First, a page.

If all works out, residents will soon see more cops walking around Baltimore.


To see more of The Baltimore Sun, or to subscribe to the newspaper, go to http://www.baltimoresun.com.

Copyright © 2010, The Baltimore Sun

Distributed by McClatchy-Tribune Information Services.

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  • Photo_user_blank_big

    Flatbush

    about 4 years ago

    58 Comments

    I agree with BklynsFinest347! Flood it neighborhood by neighborhood first. Get to know your people. Keep everyone SAFE.

  • 026_max50

    Gildor9

    about 4 years ago

    238 Comments

    Sounds like a good plan to build better relationships with the community.

  • Photo_user_blank_big

    Anonymous

    about 4 years ago

    community policing sounds good, beat patrol will put you in touch with people, some good some bad,stay safe out there

  • Sfa_iv_max50

    revCCBeasley

    about 4 years ago

    2944 Comments

    Boy New York style community Policing....Great

  • 2008_1_rifle_max50

    kemartin1

    about 4 years ago

    54 Comments

    I think this idea is good, when I worked for Baltimore City Police I always enjoyed walking foot and you truely could get to know your post.

  • Photo_user_blank_big

    rschum56629

    about 4 years ago

    30 Comments

    good luck...id rather a car!

  • Photo_user_blank_big

    chick_ingray

    over 4 years ago

    18 Comments

    Community policing always works.. good luck and be safe!!!

  • Captured_2004-1-1_00028_max50

    LAC155

    over 4 years ago

    80 Comments

    Good for you Frederick Bealefeld!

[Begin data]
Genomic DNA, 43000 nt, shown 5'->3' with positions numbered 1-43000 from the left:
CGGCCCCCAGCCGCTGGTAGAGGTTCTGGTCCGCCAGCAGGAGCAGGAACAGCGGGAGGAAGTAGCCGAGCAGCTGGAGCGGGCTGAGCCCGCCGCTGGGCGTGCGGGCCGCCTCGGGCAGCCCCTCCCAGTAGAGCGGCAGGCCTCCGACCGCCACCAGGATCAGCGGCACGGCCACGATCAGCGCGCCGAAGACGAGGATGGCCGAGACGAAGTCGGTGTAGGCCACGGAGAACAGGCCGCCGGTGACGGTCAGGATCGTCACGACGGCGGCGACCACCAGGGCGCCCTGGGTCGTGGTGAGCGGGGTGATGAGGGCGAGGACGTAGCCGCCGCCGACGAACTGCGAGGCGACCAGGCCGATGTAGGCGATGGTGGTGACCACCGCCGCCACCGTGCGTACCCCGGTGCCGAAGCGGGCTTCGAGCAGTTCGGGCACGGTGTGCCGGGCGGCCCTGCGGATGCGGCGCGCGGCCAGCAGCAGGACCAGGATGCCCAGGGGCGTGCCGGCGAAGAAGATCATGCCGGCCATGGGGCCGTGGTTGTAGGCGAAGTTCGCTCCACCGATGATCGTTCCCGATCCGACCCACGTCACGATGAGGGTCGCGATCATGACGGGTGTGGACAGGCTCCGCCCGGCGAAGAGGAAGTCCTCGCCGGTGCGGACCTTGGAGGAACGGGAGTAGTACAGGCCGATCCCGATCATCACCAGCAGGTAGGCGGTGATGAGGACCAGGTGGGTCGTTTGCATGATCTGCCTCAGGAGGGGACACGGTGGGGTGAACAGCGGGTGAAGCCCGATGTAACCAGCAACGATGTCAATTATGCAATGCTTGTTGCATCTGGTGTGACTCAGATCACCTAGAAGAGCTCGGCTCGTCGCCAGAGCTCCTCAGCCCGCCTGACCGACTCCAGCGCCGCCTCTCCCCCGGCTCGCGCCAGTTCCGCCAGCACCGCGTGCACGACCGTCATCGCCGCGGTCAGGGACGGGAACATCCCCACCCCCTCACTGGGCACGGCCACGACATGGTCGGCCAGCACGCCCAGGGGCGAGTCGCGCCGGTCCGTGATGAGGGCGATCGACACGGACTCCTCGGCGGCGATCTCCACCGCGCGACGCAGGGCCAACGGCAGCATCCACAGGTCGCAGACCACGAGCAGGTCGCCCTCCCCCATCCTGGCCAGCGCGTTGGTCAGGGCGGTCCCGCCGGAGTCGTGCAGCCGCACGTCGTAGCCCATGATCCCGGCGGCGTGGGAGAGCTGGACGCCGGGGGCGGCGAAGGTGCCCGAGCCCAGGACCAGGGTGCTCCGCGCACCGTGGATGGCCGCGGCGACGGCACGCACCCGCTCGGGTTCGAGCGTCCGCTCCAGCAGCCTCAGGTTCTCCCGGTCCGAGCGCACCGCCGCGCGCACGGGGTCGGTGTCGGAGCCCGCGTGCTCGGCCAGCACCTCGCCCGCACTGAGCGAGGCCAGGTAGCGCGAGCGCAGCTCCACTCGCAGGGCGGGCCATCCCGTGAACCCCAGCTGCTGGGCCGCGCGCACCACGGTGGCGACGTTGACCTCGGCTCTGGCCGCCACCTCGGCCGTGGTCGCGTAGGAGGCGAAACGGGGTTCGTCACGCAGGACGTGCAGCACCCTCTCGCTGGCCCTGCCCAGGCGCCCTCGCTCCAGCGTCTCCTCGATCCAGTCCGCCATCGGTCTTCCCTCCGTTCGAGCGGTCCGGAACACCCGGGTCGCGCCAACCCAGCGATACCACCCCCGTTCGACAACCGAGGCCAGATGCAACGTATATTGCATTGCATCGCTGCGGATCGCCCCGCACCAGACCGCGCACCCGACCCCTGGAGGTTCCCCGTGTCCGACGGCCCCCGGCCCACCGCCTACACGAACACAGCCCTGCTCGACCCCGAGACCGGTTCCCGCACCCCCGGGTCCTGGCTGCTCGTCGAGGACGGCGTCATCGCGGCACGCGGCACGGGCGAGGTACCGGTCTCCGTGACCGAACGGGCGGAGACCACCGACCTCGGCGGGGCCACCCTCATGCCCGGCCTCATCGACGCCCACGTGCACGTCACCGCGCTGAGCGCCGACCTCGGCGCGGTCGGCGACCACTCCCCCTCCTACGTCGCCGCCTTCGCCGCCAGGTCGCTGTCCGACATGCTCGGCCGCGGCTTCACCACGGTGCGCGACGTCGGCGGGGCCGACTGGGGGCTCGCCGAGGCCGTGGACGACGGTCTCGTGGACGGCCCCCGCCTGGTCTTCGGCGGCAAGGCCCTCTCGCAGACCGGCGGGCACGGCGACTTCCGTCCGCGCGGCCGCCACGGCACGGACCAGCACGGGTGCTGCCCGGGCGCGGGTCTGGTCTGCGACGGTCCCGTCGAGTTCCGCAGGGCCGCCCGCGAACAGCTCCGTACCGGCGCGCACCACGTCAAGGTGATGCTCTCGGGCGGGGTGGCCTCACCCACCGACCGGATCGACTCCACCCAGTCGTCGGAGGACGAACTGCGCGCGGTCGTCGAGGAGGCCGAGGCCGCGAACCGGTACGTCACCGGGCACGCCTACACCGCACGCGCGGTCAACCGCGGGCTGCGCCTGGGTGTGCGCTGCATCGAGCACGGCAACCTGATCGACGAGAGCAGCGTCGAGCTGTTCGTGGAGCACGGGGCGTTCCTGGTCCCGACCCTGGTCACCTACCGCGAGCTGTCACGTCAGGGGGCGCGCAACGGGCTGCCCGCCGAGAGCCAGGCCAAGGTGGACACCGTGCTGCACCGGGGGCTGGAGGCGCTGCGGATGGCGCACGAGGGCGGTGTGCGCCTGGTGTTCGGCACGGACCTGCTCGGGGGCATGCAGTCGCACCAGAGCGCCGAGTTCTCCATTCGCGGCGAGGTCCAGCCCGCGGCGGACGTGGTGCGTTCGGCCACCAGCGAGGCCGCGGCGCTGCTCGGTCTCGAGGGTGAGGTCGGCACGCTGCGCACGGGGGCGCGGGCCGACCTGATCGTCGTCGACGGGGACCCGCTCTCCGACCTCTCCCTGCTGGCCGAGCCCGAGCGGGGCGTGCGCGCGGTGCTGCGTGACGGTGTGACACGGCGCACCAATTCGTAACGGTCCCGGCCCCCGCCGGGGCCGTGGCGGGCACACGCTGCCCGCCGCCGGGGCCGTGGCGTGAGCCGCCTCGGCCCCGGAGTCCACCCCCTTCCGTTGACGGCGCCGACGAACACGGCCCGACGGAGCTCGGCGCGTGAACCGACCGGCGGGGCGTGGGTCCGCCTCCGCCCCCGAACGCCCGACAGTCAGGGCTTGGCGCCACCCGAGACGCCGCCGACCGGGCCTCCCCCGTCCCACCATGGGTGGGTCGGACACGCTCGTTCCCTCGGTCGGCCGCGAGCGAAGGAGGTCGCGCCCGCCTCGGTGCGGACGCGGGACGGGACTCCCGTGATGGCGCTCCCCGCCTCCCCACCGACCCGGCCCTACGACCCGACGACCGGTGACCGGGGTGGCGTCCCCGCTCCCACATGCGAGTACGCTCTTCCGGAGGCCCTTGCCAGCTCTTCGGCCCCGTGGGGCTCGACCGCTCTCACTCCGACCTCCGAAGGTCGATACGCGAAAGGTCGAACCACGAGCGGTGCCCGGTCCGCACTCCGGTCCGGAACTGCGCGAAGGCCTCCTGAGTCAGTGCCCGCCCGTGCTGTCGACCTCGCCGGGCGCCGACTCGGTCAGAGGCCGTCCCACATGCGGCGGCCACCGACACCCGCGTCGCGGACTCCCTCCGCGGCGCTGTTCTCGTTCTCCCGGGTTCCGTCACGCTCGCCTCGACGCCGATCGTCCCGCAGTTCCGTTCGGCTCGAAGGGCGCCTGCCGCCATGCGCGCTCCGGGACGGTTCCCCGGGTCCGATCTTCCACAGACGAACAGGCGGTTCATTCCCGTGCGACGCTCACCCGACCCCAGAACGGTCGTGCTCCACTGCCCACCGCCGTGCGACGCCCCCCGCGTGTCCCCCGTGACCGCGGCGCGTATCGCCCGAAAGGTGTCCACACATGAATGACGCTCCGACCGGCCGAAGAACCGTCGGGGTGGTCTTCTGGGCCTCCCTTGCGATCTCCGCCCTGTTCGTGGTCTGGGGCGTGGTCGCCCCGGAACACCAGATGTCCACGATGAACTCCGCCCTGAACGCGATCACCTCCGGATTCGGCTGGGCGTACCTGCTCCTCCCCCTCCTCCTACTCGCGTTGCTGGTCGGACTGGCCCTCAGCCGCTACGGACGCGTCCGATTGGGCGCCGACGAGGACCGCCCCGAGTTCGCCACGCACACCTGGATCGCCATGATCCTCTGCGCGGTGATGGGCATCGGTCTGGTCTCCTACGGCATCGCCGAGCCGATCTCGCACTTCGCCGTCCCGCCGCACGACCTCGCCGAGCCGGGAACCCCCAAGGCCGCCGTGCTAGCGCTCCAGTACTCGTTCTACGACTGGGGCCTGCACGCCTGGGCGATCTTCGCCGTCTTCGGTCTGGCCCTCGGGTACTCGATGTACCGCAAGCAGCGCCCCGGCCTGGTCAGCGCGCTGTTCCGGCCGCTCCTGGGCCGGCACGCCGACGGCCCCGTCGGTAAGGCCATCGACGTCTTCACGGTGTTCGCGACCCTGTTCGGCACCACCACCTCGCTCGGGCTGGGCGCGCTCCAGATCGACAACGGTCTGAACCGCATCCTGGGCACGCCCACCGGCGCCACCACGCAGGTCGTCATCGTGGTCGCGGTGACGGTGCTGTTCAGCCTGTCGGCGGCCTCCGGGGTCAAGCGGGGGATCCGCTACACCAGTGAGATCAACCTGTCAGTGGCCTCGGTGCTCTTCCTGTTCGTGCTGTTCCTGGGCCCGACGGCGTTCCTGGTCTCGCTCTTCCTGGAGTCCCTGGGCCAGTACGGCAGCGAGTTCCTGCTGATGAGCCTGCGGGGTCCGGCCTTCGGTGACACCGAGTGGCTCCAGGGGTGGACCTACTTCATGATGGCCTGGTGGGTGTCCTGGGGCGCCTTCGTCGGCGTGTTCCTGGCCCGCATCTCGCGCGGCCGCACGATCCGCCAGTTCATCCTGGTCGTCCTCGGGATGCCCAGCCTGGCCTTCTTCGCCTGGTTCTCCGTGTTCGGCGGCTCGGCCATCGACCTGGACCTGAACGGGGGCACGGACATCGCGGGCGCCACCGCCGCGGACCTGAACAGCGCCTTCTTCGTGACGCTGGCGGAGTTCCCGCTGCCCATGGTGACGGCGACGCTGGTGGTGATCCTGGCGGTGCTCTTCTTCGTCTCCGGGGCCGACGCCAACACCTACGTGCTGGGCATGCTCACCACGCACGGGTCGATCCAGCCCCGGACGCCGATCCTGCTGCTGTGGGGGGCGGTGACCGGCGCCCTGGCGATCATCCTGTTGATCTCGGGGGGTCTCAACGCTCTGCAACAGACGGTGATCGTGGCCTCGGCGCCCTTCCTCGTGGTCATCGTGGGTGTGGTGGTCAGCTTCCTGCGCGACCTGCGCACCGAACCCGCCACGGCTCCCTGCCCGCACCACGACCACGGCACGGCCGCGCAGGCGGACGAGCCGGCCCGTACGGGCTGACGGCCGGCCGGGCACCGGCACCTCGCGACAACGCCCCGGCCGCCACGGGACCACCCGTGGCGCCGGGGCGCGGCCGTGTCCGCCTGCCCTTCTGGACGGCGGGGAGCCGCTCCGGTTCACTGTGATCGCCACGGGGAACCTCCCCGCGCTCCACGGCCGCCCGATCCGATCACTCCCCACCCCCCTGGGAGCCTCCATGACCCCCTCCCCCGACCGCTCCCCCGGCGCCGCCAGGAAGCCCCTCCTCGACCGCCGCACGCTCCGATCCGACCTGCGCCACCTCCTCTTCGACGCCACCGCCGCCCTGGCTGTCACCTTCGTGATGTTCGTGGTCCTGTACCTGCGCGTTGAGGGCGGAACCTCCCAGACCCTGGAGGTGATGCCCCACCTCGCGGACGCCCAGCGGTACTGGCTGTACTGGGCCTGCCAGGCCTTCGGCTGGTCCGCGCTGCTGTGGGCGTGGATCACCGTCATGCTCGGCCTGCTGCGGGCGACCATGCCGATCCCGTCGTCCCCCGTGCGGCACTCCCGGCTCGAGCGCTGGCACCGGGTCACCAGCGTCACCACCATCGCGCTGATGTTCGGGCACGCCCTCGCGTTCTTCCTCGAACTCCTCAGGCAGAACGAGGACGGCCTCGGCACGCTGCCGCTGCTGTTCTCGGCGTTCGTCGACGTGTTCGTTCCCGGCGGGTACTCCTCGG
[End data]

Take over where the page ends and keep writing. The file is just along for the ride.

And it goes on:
• Badge77_max50

    TheFuzz550

    over 4 years ago

    68 Comments

    If you spend more time getting to know the people you are trying to protect you will find that the community will trust the police more and view them as humans and not as robot drones of the government. Citizens are much more likely to be forthcoming with information when they trust the people they are giving it to. Large problems could be easily defused when they are much smaller if we would just take the time to listen to people more. I think this is a great idea. I hope it works out.

  • Thinker_max50

    darsavmo

    over 4 years ago

    11344 Comments

    This works...

  • Brotherhood_badge_with_black_ribbon_max160_max50

    kcop1

    over 4 years ago

    124 Comments

    Fantastic if they actually do it as they say they will.

  • Anonymous-killer-whale-232189_1__max50

    Whalewatcher

    over 4 years ago

    10918 Comments

    Hope this works out for Baltimore; any time you can add bodies to the force, I'm all for it !!!

  • Tn_max50

    HCSO531

    over 4 years ago

    248 Comments

    I agree with BklynsFinest347, I come from a smaller department but I can testify that the shit works.. Hated it at first but when you run the problems out of their comfort zone into another and then another they will find another city to be a pain to...

  • Snoopy_6_max50

    Jonas

    over 4 years ago

    41146 Comments

    I think this can work, but I'm not a Cop! Just watch your backs more than ever guys and gals.

  • 34790005_max50

    blueblood454

    over 4 years ago

    98 Comments

    THIS IS A GREAT WAY TO TAKE BACK THE CITY FROM ALL THE POS THAT ROAM EVERYNIGHT DOING NO GOOD. THE DEPT. CAN ALSO TRY TO MAKE FOOT PATROL INTO A PERMANENT UNIT. FOOD FOR THOUGHT!!!